A solid conservatory roof can transform your existing conservatory into a room you will want to use all year round. In addition to increasing your living space you will also enjoy reduced energy costs and a more comfortable home environment.
A new solid roof allows you to add shaped glass panels into your conservatory framework and direct light where you wish it to go. It can be used for areas such as kitchens, dining rooms and seating areas to bring in natural light into dark corners.
It’s important to choose a manufacturer that has worked closely with local councils and building control departments to create designs which comply with current building regulations. This means the solid roof and supporting structure is correctly designed so it can cope with the weight of the solid aluminium roof system, tiles, plaster boarding, insulation and any double glazed Velux windows. Look out for LABC Registered Detail certification and BBA (British Board of Agreement) accreditations.
The main benefit of a solid replacement conservatory roof is its thermal performance. A solid roof helps to minimise heat loss and prevents heat gain reducing the amount of heating needed in the winter and air conditioning in the summer.
Another advantage is that a solid conservatory roof is much quieter than a glazed or polycarbonate conservatory. The insulated walls and ceiling help to reduce the noise from wind, rain and other environmental elements.
There are several types of solid conservatory roof to suit your taste and budget. There are synthetic slate and clay tile finishes, as well as lightweight plastic tiles. The cheapest option is often the plastic slate, but this can fade over time and may need replacing sooner than the real thing.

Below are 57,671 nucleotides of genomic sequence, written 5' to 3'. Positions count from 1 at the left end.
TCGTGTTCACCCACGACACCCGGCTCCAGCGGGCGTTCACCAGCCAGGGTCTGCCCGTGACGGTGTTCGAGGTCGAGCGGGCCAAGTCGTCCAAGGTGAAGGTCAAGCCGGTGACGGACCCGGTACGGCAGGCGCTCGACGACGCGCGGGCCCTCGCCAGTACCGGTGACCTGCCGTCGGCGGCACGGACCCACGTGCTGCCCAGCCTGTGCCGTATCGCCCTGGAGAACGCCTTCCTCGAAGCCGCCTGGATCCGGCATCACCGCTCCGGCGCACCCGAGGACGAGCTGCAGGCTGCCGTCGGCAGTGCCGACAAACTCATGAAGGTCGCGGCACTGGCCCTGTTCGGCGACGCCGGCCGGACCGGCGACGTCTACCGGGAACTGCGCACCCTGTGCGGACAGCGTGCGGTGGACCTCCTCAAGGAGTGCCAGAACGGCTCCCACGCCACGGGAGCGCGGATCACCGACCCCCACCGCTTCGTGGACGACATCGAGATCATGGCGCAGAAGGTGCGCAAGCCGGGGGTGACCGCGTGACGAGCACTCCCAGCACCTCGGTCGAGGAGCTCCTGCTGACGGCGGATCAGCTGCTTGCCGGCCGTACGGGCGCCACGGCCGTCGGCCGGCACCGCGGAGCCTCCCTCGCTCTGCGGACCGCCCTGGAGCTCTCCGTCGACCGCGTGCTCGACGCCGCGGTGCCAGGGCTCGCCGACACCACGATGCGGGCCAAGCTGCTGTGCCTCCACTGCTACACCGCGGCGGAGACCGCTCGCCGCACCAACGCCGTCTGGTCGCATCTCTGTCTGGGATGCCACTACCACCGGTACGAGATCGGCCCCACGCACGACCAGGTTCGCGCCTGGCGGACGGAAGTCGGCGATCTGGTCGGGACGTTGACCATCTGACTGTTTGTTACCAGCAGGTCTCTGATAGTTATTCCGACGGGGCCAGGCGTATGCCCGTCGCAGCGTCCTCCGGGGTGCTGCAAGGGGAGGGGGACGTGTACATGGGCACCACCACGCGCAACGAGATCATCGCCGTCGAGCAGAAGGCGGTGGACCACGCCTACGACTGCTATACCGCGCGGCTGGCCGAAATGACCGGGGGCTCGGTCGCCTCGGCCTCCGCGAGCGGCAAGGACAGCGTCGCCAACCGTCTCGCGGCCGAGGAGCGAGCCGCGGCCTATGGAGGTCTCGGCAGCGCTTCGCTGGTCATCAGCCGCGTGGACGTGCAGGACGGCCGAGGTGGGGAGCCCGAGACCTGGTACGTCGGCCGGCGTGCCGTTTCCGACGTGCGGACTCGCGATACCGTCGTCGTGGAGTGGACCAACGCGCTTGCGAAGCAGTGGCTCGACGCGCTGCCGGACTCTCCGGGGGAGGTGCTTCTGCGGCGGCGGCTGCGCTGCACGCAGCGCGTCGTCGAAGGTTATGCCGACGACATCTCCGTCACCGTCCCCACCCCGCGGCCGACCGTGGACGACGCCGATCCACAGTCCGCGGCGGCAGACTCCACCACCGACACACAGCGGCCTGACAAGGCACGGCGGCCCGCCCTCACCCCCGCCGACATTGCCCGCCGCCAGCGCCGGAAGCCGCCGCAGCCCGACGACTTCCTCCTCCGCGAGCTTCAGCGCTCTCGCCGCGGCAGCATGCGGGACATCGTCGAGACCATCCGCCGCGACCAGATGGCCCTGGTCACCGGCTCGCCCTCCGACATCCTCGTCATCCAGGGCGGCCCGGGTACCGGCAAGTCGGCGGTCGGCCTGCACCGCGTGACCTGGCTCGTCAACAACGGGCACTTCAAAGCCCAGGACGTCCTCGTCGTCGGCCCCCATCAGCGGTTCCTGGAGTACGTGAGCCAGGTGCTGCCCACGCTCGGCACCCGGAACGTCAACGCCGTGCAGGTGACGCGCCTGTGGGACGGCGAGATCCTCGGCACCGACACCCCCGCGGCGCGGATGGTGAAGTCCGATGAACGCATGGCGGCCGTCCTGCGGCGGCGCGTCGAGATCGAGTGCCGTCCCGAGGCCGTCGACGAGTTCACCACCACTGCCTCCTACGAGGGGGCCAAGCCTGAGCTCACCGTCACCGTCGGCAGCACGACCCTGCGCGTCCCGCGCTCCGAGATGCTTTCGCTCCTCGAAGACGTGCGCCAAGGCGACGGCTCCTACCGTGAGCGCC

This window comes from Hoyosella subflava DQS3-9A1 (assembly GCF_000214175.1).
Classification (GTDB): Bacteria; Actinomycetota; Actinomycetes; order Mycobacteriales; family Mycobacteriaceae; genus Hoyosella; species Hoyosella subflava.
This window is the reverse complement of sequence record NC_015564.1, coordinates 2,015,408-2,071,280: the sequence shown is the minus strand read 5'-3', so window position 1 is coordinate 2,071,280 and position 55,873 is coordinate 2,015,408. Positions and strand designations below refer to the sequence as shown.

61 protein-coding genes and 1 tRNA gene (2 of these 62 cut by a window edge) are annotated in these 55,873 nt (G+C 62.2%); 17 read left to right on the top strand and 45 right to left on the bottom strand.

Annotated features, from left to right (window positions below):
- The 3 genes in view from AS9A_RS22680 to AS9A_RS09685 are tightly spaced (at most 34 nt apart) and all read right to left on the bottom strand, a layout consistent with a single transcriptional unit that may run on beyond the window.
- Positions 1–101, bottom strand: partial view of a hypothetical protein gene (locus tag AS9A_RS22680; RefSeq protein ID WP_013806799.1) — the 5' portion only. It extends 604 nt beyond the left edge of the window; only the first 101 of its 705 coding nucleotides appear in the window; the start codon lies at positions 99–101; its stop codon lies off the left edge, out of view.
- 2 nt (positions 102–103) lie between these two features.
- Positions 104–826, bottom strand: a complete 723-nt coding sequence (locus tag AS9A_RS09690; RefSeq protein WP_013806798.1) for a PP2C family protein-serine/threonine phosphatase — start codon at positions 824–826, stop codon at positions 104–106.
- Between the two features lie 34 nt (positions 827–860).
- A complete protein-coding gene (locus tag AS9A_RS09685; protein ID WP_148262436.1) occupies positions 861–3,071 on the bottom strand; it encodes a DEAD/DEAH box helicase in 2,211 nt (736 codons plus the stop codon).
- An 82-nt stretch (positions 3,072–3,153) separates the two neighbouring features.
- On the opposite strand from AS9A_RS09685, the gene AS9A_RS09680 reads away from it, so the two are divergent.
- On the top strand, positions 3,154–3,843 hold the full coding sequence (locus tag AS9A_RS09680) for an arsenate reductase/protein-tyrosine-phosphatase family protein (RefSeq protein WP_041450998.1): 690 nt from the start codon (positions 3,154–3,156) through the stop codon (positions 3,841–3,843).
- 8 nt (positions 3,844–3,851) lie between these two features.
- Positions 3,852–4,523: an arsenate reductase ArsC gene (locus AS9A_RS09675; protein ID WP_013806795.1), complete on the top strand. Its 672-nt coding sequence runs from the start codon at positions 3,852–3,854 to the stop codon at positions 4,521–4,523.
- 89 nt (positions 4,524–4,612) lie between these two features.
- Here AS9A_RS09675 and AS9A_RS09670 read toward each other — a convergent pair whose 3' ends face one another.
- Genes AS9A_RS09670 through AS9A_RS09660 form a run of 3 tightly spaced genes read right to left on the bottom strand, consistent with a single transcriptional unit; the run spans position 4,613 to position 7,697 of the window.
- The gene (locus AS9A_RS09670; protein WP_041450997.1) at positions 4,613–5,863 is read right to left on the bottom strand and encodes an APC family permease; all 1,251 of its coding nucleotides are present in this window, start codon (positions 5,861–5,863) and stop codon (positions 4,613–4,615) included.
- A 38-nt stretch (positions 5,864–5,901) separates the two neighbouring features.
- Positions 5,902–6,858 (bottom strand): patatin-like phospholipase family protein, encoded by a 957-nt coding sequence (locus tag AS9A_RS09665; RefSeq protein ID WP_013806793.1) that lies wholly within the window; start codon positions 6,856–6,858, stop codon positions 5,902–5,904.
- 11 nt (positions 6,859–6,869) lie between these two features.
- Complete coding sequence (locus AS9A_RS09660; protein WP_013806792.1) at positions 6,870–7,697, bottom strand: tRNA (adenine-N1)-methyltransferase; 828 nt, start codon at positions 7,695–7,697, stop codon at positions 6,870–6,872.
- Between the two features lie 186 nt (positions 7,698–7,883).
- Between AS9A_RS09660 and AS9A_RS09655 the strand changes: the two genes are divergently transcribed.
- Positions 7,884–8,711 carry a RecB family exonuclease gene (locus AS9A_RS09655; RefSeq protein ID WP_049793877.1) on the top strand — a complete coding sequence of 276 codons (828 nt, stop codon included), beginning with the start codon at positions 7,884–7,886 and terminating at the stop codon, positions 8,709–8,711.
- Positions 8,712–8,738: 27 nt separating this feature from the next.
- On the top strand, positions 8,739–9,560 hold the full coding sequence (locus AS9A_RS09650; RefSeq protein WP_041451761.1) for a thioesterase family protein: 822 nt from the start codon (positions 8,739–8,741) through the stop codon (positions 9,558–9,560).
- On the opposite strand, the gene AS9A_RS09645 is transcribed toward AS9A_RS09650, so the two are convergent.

Some installers use the cheaper alternative tile finishes on their solid conservatory roof, however this can lead to condensation problems and a reduction in life span. This is because the surface of the tiles can attract moss growth which will damage and obstruct drainage points and if left unchecked can cause damp or even structural failure.
A reputable installer will arrange a survey to ensure the structure of your existing conservatory can support the weight of the solid roof and its contents. They will usually use a breathable membrane under the tiles to stop water running through the structure and will use heavy duty insulation to reduce the risk of moisture build up.
Although it’s a good idea to check with your local council before you start work, you should not need planning permission to replace an existing conservatory roof with a solid one. This is because since 2010 the rules have changed and you can now replace a conservatory roof with a solid or tiled one without needing to apply for planning permission. You will, however, need to get a final certificate from your council to prove that your extension complies with building regulations. This is particularly necessary if you live in a conservation area or within a national park.